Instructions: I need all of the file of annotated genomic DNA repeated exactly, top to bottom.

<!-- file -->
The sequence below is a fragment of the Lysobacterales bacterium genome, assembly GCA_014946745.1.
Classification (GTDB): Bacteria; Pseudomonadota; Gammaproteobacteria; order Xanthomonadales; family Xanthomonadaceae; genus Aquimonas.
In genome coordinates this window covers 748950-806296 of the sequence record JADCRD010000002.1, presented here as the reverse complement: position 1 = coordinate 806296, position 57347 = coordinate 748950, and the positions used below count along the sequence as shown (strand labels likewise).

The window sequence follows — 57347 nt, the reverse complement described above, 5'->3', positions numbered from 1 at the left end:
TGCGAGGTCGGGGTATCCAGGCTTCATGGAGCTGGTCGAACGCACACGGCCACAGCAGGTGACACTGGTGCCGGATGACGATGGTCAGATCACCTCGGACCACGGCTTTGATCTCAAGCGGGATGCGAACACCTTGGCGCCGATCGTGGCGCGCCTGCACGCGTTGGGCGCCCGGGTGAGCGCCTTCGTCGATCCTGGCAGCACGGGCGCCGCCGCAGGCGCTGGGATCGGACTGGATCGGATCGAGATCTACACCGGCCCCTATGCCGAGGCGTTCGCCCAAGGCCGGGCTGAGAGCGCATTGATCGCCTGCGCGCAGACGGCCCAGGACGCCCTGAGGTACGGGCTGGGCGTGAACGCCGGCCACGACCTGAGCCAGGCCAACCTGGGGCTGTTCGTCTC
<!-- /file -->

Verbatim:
The sequence below is a fragment of the Lysobacterales bacterium genome, assembly GCA_014946745.1.
Classification (GTDB): Bacteria; Pseudomonadota; Gammaproteobacteria; order Xanthomonadales; family Xanthomonadaceae; genus Aquimonas.
In genome coordinates this window covers 748950-806296 of the sequence record JADCRD010000002.1, presented here as the reverse complement: position 1 = coordinate 806296, position 57347 = coordinate 748950, and the positions used below count along the sequence as shown (strand labels likewise).

The window sequence follows — 57347 nt, the reverse complement described above, 5'->3', positions numbered from 1 at the left end:
TGCGAGGTCGGGGTATCCAGGCTTCATGGAGCTGGTCGAACGCACACGGCCACAGCAGGTGACACTGGTGCCGGATGACGATGGTCAGATCACCTCGGACCACGGCTTTGATCTCAAGCGGGATGCGAACACCTTGGCGCCGATCGTGGCGCGCCTGCACGCGTTGGGCGCCCGGGTGAGCGCCTTCGTCGATCCTGGCAGCACGGGCGCCGCCGCAGGCGCTGGGATCGGACTGGATCGGATCGAGATCTACACCGGCCCCTATGCCGAGGCGTTCGCCCAAGGCCGGGCTGAGAGCGCATTGATCGCCTGCGCGCAGACGGCCCAGGACGCCCTGAGGTACGGGCTGGGCGTGAACGCCGGCCACGACCTGAGCCAGGCCAACCTGGGGCTGTTCGTCTC